Day 14 Normandy--Paris
Travel to Paris via Rouen
Rouen tour director-led sightseeing
Rouen Cathedral visitOld Clock
Details: Rouen tour director-led sightseeing
Like Paris, the port city of Rouen is divided in two by the Seine. Your Tour Director will take you through the medieval cobblestone streets of the city where Joan of Arc was burned in 1431. See the Old Clock surrounded by half-timbered houses and shops, and visit Notre Dame cathedral, a favorite subject of Claude Monet. With its lacy Gothic façade and mismatched spires, Rouen’s cathedral is one of the most compelling in France. Hitler certainly thought so—the first time it caught fire in WWII, he ordered his troops to save it. See the inspired interior, with its columns topped by carved faces, and learn about the history of the church. Fun fact: one of the steeples is called the Tour de Beurre. It was built with money donated by a group of wealthy people who wanted to eat butter during Lent.
Details: Seine River cruise
See the city from the water on an hour-long cruise along the River Seine. The Seine cuts right through Paris, dividing the city in half. See the Eiffel tower rising up on the Left Bank, the walls of the Louvre on the Right Bank. A guide will point out other monuments and architectural marvels as you pass, many of which are illuminated by clear white light at night.
Day 15 End tour

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    Day 15 Start extension to London
    London city walk
    Thames RiverTrafalgar SquareNational Gallery visitPiccadilly CircusCovent GardenLeicester SquareSoho
    Details: Eurostar Chunnel crossing
    You're so close, why not continue to London? Take the Eurostar under the English Channel. Faster than you can say...anything, in French, you'll whiz through a tunnel and arrive in London.
    Details: London city walk
    Step outside your hotel for a stroll through the heart of the English-speaking world. In this city of nearly seven million, you'll see everything from 12th-century fortifications to modern skyscrapers, royal parks to street art. Your Tour Director will lead you to some of the most famous sites. Walk along the Thames River. Cross Trafalgar Square. See bustling Piccadilly Circus. Pass trendy shops and cafés in Bohemian Soho on your way to Covent Garden, a 13th-century fruit and vegetable garden transformed into a maze of narrow streets and pedestrian walkways burgeoning with street performers, open-air markets and boutiques.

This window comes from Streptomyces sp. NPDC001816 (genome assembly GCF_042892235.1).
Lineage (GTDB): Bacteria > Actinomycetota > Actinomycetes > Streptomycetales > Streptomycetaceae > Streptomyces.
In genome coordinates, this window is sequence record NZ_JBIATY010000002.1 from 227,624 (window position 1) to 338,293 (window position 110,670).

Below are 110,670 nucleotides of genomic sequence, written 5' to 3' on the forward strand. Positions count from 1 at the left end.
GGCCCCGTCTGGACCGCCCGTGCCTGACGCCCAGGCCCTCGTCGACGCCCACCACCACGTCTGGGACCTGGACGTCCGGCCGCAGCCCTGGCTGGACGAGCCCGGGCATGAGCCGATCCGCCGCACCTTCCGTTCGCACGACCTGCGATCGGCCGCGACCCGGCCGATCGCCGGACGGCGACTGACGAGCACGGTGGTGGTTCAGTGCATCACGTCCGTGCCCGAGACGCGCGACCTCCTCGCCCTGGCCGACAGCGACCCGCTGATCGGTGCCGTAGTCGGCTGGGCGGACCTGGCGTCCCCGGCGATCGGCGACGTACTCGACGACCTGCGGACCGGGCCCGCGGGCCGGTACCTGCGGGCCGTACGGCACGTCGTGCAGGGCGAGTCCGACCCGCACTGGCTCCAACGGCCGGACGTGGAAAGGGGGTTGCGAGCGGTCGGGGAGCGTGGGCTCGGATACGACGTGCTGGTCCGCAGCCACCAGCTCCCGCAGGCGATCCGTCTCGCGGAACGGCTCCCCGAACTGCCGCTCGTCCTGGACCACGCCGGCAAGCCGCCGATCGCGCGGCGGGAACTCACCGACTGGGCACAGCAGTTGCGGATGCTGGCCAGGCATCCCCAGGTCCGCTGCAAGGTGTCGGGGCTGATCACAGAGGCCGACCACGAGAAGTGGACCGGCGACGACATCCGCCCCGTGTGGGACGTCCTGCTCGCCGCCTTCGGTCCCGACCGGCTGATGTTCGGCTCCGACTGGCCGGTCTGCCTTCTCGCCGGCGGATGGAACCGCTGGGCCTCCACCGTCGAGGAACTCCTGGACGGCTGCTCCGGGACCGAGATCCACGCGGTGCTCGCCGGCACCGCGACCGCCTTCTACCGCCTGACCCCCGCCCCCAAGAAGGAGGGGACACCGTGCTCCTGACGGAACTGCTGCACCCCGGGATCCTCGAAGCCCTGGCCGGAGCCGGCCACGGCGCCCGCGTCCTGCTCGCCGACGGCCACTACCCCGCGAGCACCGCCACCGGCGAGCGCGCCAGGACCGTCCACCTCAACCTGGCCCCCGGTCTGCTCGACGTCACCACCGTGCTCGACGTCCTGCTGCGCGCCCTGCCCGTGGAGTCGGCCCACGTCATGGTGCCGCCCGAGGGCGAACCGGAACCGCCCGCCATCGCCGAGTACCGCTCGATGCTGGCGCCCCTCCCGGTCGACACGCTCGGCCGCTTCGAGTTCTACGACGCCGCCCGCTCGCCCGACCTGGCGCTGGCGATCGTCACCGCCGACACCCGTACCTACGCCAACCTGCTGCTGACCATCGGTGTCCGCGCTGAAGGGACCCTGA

Details: National Gallery visit
    Located in an impressive domed building right in Trafalgar Square, the National Gallery houses a rich collection of over 2,000 works of art dating from the mid 13th century to 1900. Explore the beautiful marble hallways to see famous paintings by Van Eyck, Turner and Van Gogh.
    Details: Classic fish & chips dinner
    Nothing’s more British than fish and chips—there are eight fish and chip shops (“chippies”) for every McDonald’s in the country. Head to an authentic pub with your Tour Director for a taste of this national food, generally served with malt vinegar.
    Day 16 London landmarks
    London guided sightseeing tour
    Buckingham PalaceBig BenHouses of ParliamentWestminster AbbeyTower BridgeHyde ParkSt. Paul’s Cathedral
    Details: London guided sightseeing tour
    Join a licensed local guide for an in-depth look at London, from the royal haunt of Buckingham Palace (the official London residence of Queen Elizabeth II) to the slightly more democratic Speakers’ Corner of Hyde Park, where anyone can pull up a soapbox and orate to his heart’s content. You’ll see the changing of the guard (season permitting), the clock tower of Big Ben with its 14-ton bell, and Westminster Abbey, where almost every English king and queen since William the Conqueror has been crowned. After a stop at the Houses of Parliament, continue on to the magnificent St. Paul’s Cathedral, the masterpiece of London architect Christopher Wren.
    Day 17 End tour
    Map of Best of France Educational Tour
    Tour Includes:
    • Round-trip airfare
    • 13 overnight stays (15 with extension) in hotels with private bathrooms
    • Full European breakfast daily
    • Dinner daily
    • Full-time services of a professional Tour Director
    • Guided sightseeing tours and city walks as per itinerary
    • Visits to select attractions as per itinerary
    • High-speed TGV train to Nice
    • High-Speed Eurostar Chunnel crossing on extension
    • Tour Diary™
    • Note: On arrival day only dinner is provided; on departure day, only breakfast is provided
    • Note: Tour cost does not include airline-imposed baggage fees, or fees for any required passport or visa. Please visit our Fees FAQ page for a full list of items that may not be included in the cost of your tour.
    We are better able to assist you with a quote for your selected departure date and city over the phone. Please call 1.888.310.7120 to price this tour with your requested options.
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    3703.00 total fee
    Basic Options